Saturday 19 September 2020

PVV demo draws neo-Nazi flags, while ‘politically incorrect debate’ attracts 2,000

The orange, white and blue flag was used by the Dutch NSB. Photo: Leander Photography via HH

Some 700 people, some carrying orange, white and blue flags used by the Dutch Nazi party during World War II, gathered in Rotterdam on Saturday afternoon for a demonstration called by PVV leader Geert Wilders.

The gathering also included around 100 people from Belgium, including Filip de Winter, leader of the right wing populist Vlaams Belang, as well as members of various far right Dutch groups, broadcaster NOS said.

Wilders had called the demo to kick of the PVV’s election campaign where the party is competing against two other populist right-wing parties – Leefbaar Rotterdam and the Forum voor Democratie.

Wilders was at the rally for around 10 minutes, according to RTL correspondent Frits Wester. ‘He shouted a few things through a megaphone and then he was gone. There were no riots or anything,’ Wester said.

Several members of Denk, the party founded by former Labour MPs, held a counter demonstration but were kept well away from the PVV supporters.

Wilders’ support has been declining in the polls but the PVV is contesting the March 21 elections in some 30 council areas.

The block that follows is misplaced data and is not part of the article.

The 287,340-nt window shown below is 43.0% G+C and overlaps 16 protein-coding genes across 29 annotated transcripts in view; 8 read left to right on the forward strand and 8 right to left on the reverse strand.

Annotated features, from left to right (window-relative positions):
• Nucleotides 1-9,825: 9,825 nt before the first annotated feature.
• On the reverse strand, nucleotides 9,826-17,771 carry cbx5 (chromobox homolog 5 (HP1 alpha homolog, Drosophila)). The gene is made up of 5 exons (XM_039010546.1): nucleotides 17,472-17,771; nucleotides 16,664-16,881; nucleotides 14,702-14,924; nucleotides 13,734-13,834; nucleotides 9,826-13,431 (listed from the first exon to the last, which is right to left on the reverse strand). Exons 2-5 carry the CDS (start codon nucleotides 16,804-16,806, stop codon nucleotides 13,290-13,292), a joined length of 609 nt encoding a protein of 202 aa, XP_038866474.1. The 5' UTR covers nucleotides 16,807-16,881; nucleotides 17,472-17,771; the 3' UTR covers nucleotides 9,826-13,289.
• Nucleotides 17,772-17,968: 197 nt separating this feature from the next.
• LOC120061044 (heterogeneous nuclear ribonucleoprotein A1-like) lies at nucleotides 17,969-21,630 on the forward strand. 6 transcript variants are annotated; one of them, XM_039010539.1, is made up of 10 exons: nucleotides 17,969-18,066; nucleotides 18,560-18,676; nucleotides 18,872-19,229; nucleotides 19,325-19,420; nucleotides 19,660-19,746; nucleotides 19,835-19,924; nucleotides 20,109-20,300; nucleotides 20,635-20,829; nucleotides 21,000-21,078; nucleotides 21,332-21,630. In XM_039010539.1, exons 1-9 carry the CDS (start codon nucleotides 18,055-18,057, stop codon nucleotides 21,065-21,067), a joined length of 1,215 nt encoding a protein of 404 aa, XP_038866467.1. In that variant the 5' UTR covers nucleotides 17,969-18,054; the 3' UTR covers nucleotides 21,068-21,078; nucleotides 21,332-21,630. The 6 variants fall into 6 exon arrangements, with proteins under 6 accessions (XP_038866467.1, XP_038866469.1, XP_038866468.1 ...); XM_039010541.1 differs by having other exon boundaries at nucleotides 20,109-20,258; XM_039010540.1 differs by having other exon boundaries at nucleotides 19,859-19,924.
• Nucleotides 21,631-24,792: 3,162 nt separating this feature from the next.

Meanwhile, on Friday, some 2,000 people took part in a ‘politically incorrect debate’ to work out new ways of dealing with ‘the problems surrounding immigration,’ as one of the organisers put it.

Among the speakers at the gathering in Rijswijk were former politician Rita Verdonk, pro-Zwarte Piet activist Jenny Douwes and Canadian professor Jordan Peterson, who is on a book tour of Europe.


On Sunday, De Nederlandse Leeuw (the Dutch lion), which organised the event, published a list of 10 recommendations which had been drawn up at the meeting.

These included stimulating Dutch people to have more children and supporting bigger families as well as denying people access to the Dutch healthcare system who had not worked for five years.

The organisation has promised a list of 26 ideas when it publishes a full report on the meeting at a later date.

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